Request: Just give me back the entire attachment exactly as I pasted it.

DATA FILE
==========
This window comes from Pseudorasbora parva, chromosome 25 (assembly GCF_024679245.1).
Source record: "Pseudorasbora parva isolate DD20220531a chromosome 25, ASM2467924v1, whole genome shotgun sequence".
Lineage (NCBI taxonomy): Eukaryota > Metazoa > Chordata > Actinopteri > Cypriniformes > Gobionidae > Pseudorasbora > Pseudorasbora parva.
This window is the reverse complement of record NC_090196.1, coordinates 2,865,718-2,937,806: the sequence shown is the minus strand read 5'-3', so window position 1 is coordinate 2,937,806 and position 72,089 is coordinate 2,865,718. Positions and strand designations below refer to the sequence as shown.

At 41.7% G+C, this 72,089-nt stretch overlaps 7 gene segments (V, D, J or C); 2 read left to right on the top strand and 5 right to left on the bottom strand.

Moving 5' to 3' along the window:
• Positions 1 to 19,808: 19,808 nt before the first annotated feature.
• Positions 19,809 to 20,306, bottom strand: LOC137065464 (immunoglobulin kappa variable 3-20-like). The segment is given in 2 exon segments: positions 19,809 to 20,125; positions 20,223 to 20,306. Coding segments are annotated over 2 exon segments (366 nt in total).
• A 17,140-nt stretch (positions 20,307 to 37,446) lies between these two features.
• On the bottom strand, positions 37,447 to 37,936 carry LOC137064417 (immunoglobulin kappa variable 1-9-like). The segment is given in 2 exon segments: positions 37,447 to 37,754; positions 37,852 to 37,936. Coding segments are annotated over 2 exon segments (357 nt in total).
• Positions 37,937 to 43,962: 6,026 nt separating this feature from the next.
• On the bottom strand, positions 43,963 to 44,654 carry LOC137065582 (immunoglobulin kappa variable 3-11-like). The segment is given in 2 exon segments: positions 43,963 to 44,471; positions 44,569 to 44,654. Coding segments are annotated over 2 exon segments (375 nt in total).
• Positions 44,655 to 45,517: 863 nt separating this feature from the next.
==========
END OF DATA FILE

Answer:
This window comes from Pseudorasbora parva, chromosome 25 (assembly GCF_024679245.1).
Source record: "Pseudorasbora parva isolate DD20220531a chromosome 25, ASM2467924v1, whole genome shotgun sequence".
Lineage (NCBI taxonomy): Eukaryota > Metazoa > Chordata > Actinopteri > Cypriniformes > Gobionidae > Pseudorasbora > Pseudorasbora parva.
This window is the reverse complement of record NC_090196.1, coordinates 2,865,718-2,937,806: the sequence shown is the minus strand read 5'-3', so window position 1 is coordinate 2,937,806 and position 72,089 is coordinate 2,865,718. Positions and strand designations below refer to the sequence as shown.

At 41.7% G+C, this 72,089-nt stretch overlaps 7 gene segments (V, D, J or C); 2 read left to right on the top strand and 5 right to left on the bottom strand.

Moving 5' to 3' along the window:
• Positions 1 to 19,808: 19,808 nt before the first annotated feature.
• Positions 19,809 to 20,306, bottom strand: LOC137065464 (immunoglobulin kappa variable 3-20-like). The segment is given in 2 exon segments: positions 19,809 to 20,125; positions 20,223 to 20,306. Coding segments are annotated over 2 exon segments (366 nt in total).
• A 17,140-nt stretch (positions 20,307 to 37,446) lies between these two features.
• On the bottom strand, positions 37,447 to 37,936 carry LOC137064417 (immunoglobulin kappa variable 1-9-like). The segment is given in 2 exon segments: positions 37,447 to 37,754; positions 37,852 to 37,936. Coding segments are annotated over 2 exon segments (357 nt in total).
• Positions 37,937 to 43,962: 6,026 nt separating this feature from the next.
• On the bottom strand, positions 43,963 to 44,654 carry LOC137065582 (immunoglobulin kappa variable 3-11-like). The segment is given in 2 exon segments: positions 43,963 to 44,471; positions 44,569 to 44,654. Coding segments are annotated over 2 exon segments (375 nt in total).
• Positions 44,655 to 45,517: 863 nt separating this feature from the next.